However on the up side I have found an unexpected bonus. I follow people whose blogs I read. Mostly I was reading their posts on Google Reader but I have discovered that when these people post they also put a link in Twitter, often with a bit of a description. This has been very helpful as now I only read those posts I am actually interested in. (So if you are blogging about your dog, sorry, but since I’m not into pets I’m not going to read it!) Also as people recommend other posts, I find I am reading a great variety of posts from a wider range of places which has been great. Another feature I’ve found (though it is actually on TweetDeck and not on Twitter) is I can connect it to my Facebook account and read my friend’s status updates without going into Facebook. In fact it is easier to read these updates on TweetDeck than it is on Facebook. I can also update my own status from TweetDeck.

So with Twitter I am no longer using Google Reader (however I do use Feedblitz for those bloggers not on Twitter) or going to Facebook as often so I have more time to read those posts that genuinely interest me. This has to be a plus.

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Thursday, June 18, 2009

Book Review : Tribes

Seth Godin uses the word tribe for a group of people who have a shared interest and a way of communicating. With the advent of online communication the need for people to get together geographically is greatly diminished which also means the potential for anyone to be a leader is greatly enhanced. The purpose of his book, Tribes (Piatkus, 2008), is to demonstrate that tribes need leaders and to encourage people to become leaders in whatever field their interest lies.

Godin explains the changing nature of business in today’s culture and while he doesn’t use the term “generation y” it is clear to me that many of these changes have come about because of the growing number of generation y people who are entering the work force. (Generation y is the term given to people born between about 1980 and 2000.) Generation y people have different values and different points of view which greatly effects their perception of the nature of work and the way to earn an income. If we want to make an impact in today’s changing climate we need to keep pace with the new ideas that are being discussed as there are many opportunities for creative, innovative people. That is, people who are prepared to do things differently to the status quo.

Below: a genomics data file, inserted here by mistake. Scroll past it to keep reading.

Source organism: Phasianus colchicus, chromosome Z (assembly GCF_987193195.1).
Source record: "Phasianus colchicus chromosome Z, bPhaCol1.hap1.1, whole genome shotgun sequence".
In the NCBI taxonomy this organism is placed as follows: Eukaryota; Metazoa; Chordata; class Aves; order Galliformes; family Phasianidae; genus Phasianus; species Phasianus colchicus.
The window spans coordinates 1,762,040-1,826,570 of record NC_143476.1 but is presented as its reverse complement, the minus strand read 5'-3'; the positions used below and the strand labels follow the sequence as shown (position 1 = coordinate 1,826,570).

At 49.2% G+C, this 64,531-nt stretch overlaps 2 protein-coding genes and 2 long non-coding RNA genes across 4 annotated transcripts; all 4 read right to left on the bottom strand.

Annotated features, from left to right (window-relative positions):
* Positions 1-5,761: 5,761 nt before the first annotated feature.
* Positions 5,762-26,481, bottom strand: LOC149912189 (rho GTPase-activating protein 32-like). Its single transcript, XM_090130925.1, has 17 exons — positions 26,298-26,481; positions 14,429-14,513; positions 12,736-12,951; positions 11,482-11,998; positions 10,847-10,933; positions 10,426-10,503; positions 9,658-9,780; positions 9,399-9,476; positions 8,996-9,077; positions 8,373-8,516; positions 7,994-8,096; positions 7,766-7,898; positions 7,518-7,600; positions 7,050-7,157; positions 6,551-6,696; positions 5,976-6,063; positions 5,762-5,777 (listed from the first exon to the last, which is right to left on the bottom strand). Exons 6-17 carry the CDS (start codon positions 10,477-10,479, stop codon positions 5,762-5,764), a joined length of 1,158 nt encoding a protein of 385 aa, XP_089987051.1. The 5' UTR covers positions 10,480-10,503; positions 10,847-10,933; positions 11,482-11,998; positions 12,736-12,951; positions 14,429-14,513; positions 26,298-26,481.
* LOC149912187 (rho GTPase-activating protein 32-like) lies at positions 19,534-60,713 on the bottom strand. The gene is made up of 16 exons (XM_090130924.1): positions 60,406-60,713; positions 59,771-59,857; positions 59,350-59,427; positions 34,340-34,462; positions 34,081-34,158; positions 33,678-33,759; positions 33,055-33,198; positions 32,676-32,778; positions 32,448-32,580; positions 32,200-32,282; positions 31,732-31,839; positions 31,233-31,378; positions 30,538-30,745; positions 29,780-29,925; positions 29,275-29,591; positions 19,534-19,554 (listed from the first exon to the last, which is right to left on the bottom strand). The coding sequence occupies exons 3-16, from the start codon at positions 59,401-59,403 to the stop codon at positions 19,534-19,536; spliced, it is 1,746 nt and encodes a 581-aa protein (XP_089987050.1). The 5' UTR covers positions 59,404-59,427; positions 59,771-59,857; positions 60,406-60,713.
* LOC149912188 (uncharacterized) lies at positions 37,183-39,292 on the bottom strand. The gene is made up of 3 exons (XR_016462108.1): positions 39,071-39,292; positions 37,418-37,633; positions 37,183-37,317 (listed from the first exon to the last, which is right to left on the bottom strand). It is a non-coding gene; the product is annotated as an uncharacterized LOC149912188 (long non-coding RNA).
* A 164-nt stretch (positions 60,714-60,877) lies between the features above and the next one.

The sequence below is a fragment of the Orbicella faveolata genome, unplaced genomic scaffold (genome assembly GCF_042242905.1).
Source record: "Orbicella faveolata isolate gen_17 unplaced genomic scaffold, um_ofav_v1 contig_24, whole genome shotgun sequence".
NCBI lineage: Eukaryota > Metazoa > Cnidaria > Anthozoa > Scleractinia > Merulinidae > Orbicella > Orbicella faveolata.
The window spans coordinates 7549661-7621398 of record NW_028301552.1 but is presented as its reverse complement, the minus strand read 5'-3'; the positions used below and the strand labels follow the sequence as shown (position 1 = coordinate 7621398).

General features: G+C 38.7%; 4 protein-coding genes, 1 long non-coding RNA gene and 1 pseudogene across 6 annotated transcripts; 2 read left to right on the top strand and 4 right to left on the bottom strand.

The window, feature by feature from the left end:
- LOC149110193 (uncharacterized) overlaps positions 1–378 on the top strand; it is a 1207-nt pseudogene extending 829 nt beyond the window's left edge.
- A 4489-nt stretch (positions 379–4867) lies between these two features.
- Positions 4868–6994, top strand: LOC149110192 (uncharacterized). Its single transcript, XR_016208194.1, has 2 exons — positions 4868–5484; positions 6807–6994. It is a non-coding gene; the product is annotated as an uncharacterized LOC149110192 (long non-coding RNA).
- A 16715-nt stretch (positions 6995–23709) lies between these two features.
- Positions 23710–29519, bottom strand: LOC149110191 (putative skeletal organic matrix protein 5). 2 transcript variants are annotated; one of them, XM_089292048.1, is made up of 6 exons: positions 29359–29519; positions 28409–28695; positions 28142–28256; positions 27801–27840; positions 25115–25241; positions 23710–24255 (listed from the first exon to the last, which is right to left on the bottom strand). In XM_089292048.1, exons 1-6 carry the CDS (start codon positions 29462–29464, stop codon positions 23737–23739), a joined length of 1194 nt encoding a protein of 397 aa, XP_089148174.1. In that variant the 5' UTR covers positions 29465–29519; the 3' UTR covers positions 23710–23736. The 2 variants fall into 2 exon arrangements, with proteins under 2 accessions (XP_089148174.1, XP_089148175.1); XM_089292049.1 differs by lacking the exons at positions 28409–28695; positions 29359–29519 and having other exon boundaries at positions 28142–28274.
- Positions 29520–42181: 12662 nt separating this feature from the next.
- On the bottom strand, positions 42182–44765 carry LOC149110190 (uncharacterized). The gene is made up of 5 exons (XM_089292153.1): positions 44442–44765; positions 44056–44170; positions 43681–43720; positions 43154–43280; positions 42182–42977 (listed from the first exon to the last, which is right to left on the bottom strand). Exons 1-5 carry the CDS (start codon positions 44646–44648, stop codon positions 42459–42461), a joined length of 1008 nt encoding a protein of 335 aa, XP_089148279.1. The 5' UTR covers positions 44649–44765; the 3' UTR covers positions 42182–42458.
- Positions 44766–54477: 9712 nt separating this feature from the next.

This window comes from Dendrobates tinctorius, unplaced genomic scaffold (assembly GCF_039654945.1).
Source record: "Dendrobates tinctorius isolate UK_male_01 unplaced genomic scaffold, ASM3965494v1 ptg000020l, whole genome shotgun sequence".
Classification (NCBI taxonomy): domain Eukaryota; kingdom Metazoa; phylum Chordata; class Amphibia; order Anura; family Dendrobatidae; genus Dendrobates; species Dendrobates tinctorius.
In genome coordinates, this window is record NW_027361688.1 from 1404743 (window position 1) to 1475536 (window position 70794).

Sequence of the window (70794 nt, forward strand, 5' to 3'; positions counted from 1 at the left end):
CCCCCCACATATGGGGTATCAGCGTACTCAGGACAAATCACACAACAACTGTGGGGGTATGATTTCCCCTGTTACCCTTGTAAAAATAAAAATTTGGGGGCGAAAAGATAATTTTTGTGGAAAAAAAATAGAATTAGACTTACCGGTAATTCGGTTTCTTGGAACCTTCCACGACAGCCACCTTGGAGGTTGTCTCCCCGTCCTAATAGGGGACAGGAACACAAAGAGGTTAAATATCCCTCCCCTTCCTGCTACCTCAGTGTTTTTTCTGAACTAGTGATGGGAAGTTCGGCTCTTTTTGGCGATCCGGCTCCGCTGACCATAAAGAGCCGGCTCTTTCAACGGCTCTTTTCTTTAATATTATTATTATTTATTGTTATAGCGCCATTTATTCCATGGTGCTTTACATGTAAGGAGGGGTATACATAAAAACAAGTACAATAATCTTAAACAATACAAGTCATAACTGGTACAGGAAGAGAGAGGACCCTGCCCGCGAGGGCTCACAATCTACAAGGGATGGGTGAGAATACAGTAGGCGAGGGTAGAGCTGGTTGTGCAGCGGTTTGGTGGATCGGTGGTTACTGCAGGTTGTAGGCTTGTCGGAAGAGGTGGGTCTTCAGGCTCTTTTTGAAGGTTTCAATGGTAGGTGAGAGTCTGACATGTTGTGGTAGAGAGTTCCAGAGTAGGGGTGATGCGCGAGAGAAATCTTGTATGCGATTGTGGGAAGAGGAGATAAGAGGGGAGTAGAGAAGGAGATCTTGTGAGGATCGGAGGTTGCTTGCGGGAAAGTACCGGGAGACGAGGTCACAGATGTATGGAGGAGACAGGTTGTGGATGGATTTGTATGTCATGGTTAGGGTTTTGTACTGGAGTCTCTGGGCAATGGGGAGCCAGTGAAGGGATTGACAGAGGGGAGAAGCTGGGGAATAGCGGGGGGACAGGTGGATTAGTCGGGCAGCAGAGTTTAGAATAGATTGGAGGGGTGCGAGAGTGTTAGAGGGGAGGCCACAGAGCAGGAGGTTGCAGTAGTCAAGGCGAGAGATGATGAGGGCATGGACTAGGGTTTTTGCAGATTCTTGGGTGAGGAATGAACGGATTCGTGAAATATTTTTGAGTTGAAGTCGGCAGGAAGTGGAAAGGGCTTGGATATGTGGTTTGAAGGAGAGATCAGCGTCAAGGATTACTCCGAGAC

Godin believes now is a great time for anyone to take the initiative and start leading a tribe.

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Tuesday, June 16, 2009

Devotional Thought : Revelation 16:5-6

You are just in these judgments, you who are and who were, the Holy One, because you have so judged; for they have shed the blood of your saints and prophets, and you have given them blood to drink as they deserve. Revelation 16:5-6

As I pondered this verse it occurred to me that we greatly underestimate three things: God’s holiness, God’s justice and God’s patience.

The outcomes of God’s judgments as portrayed in Revelation seem horrendous to our modern minds. However it is because we underestimate the enormity of sin in the presence of a holy God. We are surprised by the sudden death experiences of people like Uzzah, Nadab, Abihu, Ananias and Sapphira yet they are reminders that every sin warrants the death penalty. The cross was an enormous price for God to pay in order to forgive us but was completely necessary, such is his holiness.